The question of violation of the prohibition was presented by the treasurer's amended petition for a writ of mandamus to compel the county commissioners, at the next annual levy, to levy taxes to pay compensation previously provided, an answer of the commissioners setting up the later Act of Assembly diminishing the compensation, and a demurrer by the treasurer to that answer. There is, therefore, no dispute of facts before the court at present. And from the allegations made it appears that the petitioner, appellee here, was elected treasurer of the county on November 4th, 1930, under and in accordance with article 5, section 98, of the Code of Public Local Laws of 1930, and that he duly qualified, and assumed the duties of the office on December 9th, 1930. The allegation with respect to his qualification is that he "took the oath of office as provided by section 88 of said article, * * * on the 9th day of December, 1930, and afterwards duly filed his bonds as collector of both State and County taxes * * * and thereafter assumed the duties of his office." It was alleged that the compensation for the office at that time was a commission of three per centum of the amount of state and county taxes collected and paid over by him to the commissioners (article 5, section 90, Code Pub. Loc. Laws), which percentage was estimated to produce for the fiscal year of 1931, $4,511.25; that by the same controlling section of the local laws it was made the duty of the commissioners at their annual levy to levy a sum to pay that commission, but that the levy proposed for the year 1931 did not allow for payment of the commission, but did allow an amount of $3,500 instead, to be paid the treasurer as salary under the Act of 1931, chapter 207, which attempted to repeal and re-enact the local laws cited above and to add two new sections providing for the salary stated.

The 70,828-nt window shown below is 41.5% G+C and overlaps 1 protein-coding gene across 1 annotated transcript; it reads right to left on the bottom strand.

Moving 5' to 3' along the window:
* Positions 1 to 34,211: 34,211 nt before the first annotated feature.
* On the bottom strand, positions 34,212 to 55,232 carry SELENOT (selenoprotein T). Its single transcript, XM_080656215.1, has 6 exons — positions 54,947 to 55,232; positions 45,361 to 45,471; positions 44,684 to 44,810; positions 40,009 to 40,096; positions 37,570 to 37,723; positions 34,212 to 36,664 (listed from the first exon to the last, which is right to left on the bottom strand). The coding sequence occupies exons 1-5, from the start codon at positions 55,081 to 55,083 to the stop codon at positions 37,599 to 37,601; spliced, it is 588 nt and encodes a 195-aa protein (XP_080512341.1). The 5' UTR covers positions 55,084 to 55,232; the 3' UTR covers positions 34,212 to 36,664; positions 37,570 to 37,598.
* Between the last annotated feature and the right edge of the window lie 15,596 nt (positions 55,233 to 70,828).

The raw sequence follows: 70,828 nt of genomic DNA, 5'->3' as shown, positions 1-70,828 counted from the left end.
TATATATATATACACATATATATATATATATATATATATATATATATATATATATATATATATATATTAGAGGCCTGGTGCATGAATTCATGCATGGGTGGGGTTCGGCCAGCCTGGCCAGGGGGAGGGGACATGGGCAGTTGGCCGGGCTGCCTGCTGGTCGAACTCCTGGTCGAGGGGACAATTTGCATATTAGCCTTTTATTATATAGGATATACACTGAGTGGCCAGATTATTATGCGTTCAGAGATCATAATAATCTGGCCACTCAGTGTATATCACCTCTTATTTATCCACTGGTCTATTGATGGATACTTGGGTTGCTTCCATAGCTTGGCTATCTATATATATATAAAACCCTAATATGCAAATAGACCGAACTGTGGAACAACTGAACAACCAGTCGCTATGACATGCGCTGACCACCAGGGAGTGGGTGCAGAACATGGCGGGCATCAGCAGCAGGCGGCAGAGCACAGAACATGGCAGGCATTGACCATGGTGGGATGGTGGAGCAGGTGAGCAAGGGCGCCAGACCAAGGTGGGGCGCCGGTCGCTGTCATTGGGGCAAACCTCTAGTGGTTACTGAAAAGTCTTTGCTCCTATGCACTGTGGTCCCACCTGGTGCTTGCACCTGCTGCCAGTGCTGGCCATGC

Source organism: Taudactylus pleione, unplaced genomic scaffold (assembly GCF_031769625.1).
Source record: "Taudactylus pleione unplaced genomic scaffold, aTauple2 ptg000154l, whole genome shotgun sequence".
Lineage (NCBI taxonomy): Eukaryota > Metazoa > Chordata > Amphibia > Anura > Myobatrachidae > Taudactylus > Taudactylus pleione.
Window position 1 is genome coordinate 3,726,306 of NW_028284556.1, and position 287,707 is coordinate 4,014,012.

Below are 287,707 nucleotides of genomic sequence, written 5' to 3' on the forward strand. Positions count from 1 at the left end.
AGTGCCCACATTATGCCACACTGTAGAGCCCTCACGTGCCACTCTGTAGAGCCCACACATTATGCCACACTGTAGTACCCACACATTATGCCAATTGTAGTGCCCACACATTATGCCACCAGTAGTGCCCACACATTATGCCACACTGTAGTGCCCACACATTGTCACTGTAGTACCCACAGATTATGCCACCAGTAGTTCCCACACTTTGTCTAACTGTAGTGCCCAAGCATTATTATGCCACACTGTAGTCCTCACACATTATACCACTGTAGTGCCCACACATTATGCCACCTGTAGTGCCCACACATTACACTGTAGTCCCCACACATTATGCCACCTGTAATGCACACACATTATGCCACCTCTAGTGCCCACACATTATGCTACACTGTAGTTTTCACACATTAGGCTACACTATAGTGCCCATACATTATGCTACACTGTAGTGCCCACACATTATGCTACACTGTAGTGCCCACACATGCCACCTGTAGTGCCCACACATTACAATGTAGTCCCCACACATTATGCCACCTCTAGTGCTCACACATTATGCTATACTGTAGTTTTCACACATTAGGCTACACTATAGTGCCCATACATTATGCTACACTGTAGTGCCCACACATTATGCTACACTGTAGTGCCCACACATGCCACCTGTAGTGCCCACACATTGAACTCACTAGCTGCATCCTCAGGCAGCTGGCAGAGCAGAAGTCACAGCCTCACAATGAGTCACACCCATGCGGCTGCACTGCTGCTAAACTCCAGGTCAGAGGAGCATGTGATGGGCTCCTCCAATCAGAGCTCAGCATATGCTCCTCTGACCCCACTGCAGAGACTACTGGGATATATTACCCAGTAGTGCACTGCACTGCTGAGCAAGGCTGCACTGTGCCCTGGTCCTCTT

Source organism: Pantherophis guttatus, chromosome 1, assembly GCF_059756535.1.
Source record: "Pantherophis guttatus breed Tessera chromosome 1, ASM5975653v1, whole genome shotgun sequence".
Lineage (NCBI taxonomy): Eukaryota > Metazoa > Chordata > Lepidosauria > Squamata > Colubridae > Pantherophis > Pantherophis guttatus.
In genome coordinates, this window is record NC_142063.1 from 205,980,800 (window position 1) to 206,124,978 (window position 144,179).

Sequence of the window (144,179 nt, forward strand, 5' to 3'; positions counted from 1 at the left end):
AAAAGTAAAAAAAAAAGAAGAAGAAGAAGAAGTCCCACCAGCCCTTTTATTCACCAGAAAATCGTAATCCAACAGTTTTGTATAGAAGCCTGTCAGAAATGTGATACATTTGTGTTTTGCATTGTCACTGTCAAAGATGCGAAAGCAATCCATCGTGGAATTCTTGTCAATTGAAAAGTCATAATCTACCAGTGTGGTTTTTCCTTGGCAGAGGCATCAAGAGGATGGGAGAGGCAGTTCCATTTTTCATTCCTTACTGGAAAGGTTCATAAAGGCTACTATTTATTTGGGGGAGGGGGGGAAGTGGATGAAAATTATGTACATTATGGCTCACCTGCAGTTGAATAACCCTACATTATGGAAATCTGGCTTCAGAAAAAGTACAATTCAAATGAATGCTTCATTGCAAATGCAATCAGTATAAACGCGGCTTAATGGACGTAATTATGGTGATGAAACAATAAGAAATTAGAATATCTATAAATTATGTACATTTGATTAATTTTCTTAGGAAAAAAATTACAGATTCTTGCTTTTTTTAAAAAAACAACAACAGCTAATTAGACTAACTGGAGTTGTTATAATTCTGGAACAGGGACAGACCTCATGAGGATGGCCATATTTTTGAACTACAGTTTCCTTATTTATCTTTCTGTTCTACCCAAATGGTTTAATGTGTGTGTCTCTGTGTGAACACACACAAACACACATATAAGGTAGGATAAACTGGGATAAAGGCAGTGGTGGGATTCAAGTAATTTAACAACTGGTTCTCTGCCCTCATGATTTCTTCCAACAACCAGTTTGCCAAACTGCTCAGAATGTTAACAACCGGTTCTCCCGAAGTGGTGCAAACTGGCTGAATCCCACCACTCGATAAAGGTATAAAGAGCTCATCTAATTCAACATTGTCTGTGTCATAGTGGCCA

The office of the treasurer is one created by legislative enactment, and in support of diminution of compensation for this incumbent, it is urged that the constitutional prohibition is meant to apply only to compensation of those holding offices established by the Constitution directly, and not to those holding offices of legislative creation. The clause itself does not contain such a restriction; it refers to compensation of "any public officer." And an indication of intention contrary to that urged seems afforded within the clause itself in its prohibition against extra compensation "to any public officer, agent, servant or contractor, after the service shall have been rendered, or the contract entered into." The intention in that seems clearly to be to gather within the prohibition against extra compensation all persons for whom compensations have been fixed in advance for services of any kind, and we are hardly permitted to suppose that exactly the same term "public officers" is used in the same section with different meanings. School Commrs. v. Goldsborough, 90 Md. 193, 202, 44 A. 1055; Roberts v. Gibson's Excr., 6 H. J. 116, 124. That the treasurer of the county falls within the classification of public officer, generally speaking, is not questioned. Hooper v. New, 85 Md. 565, 575, 37 A. 424; School Commrs. v. Goldsborough, supra; Davidson v. Brice, 91 Md. 681, 48 A. 52; Truitt v. Collins, 122 Md. 526, 89 A. 850; State Tax Commn. v. Harrington, 126 Md. 157, 94 A. 537.